Jason Witten did not need the money when he decided to come out of retirement. He had a great job in the MNF booth for ESPN. His performance was widely panned, but at least he wasn’t getting hit by linebackers anymore.
From the outside looking in, life appeared to be good. So, why did he come back?
Apparently, he missed the game, still had the fire, felt like he had something left—blah, blah, blah. Name the cliché, and he used it during his un-retirement press conference (he answers the question why during the first couple of minutes):
Did we expect him to say because the MNF gig wasn’t working out, and he needed a retirement reset? Of course, not—but that is what he is getting. He may or may not retire again once the season ends, but we do know what he wants to do next.
He wants to coach—in the NFL.
Witten did not say he wanted to be a head coach right off the bat. He did not specify any capacity or team. He just said that he wants to coach in the NFL like many players have before him and will after him.
So—how are we making the leap to Witten going from tight end to head coach?
Speculation ran rampant earlier in the week after Witten was asked a question he didn’t want to answer during a press conference. It wasn’t anything crazy, unprofessional, or inappropriate—just whether he would be interested in being the head coach of the Dallas Cowboys someday.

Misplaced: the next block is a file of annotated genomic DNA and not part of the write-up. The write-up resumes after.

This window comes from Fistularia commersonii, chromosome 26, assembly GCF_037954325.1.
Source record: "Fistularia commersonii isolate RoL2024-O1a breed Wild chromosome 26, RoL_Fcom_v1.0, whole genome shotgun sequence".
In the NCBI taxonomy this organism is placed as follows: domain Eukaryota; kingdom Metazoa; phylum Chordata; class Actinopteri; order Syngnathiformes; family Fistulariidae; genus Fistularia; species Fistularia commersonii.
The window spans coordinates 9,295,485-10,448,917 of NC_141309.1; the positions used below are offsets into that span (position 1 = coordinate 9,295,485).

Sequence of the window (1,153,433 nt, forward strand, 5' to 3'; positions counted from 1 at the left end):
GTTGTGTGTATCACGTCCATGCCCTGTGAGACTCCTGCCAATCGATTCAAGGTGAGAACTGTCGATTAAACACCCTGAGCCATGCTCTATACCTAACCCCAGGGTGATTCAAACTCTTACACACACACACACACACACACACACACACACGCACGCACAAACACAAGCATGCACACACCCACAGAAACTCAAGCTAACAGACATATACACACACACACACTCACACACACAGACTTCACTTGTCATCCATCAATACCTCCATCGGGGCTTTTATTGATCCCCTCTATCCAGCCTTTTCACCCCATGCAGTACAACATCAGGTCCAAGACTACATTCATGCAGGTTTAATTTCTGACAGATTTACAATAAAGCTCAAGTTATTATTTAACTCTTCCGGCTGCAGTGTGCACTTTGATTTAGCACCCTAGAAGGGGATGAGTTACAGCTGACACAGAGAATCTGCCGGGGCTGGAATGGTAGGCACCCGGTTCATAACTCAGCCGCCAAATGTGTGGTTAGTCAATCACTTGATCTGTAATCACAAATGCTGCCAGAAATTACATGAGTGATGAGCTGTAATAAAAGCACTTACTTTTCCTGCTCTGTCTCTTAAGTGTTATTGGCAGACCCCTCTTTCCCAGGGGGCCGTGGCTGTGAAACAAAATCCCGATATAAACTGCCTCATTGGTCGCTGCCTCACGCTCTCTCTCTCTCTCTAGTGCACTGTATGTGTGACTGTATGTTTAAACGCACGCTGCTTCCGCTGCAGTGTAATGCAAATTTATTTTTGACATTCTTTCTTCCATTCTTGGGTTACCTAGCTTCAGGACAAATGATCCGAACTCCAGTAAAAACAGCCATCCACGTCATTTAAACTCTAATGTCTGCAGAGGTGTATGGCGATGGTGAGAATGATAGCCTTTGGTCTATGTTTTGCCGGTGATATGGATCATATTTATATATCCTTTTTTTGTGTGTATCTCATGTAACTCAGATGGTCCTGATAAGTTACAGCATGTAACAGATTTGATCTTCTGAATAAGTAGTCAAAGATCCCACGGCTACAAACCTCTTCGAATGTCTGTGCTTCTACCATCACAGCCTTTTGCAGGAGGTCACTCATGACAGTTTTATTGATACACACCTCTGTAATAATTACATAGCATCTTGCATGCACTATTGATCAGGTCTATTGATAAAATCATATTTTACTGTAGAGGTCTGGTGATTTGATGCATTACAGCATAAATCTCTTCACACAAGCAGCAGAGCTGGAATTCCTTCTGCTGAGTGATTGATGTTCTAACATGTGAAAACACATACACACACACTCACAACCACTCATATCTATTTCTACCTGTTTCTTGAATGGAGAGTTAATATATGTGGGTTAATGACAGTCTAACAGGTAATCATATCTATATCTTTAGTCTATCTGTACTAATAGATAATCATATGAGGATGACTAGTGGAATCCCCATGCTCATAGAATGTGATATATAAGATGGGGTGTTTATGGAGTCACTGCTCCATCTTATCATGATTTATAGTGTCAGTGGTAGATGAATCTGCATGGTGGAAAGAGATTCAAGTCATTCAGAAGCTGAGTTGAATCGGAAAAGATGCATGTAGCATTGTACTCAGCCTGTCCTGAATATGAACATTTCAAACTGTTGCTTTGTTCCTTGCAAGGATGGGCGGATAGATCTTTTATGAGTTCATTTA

No one said tomorrow, next season, or anytime soon. The reporter just asked if he was interested—and rather than answer the question, he walked out.
Hmmm…now why on Earth would he do that?
Why not just say something like, “Sure, someday down the road, maybe.” He had just finished talking about getting into coaching in the NFL and what a great job coaching the Cowboys would be. He had to know the question was coming.
So, why not answer it? Maybe he has already had those talks with Jerry Jones?
Maybe part of Jason Witten’s master plan was to prove he’s loyal to Jones. With how Jones values loyalty, he may be crazy enough to hire Witten as the next head coach. After all, Jones did hire two former backup quarterbacks in the last couple of years as coaches (Kellen Moore and Jon Kitna).
But to make the leap from tight end to head coach? Even Jones isn’t that crazy. Right?
Then again, Jones drafted Quincy Carter, he traded for Drew Henson, Joey Galloway, and Roy Williams, chased Jimmy Johnson out the door, and has refused to fire a tragically mediocre Jason Garrett.
Jones has made a name for himself by making some of the most ridiculous and absurd personnel moves in sports. So why not add elevating his tight end to head coach to the list?
This article was edited by Gerelyn Terzo for CCN.com. If you see a breach of our Code of Ethics or Rights and Duties of the Editor, or find a factual, spelling, or grammar error, please contact us and we will look at it as soon as possible.
Last modified: January 22, 2020 11:40 PM UTC